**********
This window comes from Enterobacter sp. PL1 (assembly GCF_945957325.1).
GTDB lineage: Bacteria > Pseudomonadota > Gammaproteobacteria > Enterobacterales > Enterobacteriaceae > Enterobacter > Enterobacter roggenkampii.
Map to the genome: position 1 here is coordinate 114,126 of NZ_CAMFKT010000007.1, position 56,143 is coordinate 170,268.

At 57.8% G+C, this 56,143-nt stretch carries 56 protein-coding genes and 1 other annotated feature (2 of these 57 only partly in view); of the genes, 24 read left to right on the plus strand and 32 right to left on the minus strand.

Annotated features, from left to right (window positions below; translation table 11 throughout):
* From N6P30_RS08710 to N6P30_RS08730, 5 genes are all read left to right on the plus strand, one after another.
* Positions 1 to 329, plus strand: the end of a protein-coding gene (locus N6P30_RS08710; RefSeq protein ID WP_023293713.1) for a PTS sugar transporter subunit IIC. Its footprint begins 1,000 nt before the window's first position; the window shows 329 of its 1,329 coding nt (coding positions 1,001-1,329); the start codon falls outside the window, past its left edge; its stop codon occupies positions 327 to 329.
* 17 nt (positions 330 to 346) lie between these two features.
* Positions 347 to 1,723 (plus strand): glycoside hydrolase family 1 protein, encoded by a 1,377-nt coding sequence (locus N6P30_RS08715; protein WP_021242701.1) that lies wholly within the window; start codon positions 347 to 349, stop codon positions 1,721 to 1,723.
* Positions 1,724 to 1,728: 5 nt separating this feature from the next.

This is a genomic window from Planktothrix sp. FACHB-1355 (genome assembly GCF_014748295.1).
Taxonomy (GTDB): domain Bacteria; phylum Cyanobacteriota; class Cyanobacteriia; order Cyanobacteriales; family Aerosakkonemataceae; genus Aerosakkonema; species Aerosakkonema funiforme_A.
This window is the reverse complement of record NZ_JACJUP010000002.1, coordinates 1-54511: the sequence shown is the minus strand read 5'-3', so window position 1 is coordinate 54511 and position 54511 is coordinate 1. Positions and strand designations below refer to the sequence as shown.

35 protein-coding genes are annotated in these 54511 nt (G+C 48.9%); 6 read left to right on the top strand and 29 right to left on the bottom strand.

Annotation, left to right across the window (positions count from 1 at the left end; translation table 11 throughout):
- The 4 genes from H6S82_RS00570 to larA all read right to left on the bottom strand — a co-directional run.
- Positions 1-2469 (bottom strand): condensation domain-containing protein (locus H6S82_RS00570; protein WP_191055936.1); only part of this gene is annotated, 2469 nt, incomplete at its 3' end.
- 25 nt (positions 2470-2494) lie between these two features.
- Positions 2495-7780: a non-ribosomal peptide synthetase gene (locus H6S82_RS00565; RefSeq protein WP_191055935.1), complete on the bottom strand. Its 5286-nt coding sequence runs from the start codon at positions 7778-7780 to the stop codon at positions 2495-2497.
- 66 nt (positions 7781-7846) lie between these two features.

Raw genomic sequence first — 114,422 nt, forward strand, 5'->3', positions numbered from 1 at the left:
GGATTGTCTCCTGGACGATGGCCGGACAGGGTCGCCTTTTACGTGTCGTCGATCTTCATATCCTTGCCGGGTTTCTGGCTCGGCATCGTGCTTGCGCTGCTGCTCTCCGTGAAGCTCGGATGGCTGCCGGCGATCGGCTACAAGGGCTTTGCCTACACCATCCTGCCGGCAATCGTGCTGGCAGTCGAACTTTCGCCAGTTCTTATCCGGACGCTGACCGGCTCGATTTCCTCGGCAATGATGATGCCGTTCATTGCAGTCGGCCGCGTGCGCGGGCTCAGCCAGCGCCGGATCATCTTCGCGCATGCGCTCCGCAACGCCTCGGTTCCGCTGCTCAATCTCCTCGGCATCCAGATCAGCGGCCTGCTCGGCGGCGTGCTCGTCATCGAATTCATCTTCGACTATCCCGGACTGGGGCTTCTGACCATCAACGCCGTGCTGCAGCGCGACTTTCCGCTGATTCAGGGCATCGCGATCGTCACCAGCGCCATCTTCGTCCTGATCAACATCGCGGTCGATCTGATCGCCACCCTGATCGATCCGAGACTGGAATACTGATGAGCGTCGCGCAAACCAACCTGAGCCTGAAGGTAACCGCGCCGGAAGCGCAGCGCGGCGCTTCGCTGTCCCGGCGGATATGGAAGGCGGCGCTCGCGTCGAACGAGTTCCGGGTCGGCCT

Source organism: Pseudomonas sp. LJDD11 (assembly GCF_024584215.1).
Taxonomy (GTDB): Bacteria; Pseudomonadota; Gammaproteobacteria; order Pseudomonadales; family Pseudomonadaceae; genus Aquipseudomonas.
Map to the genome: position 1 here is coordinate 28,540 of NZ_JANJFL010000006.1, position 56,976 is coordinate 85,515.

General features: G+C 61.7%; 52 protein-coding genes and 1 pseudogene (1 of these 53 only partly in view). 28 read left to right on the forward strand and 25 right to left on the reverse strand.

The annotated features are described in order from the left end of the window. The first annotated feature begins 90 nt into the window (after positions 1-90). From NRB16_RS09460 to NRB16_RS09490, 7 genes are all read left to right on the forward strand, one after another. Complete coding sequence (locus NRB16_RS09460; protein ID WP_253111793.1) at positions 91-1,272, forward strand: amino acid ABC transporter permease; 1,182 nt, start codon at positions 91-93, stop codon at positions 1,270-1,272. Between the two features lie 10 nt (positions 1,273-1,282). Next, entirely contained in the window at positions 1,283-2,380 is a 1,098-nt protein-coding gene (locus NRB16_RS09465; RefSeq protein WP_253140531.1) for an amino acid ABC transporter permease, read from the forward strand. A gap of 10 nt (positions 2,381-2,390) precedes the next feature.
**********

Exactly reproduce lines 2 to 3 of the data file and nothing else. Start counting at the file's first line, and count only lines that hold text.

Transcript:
GTDB lineage: Bacteria > Pseudomonadota > Gammaproteobacteria > Enterobacterales > Enterobacteriaceae > Enterobacter > Enterobacter roggenkampii.
Map to the genome: position 1 here is coordinate 114,126 of NZ_CAMFKT010000007.1, position 56,143 is coordinate 170,268.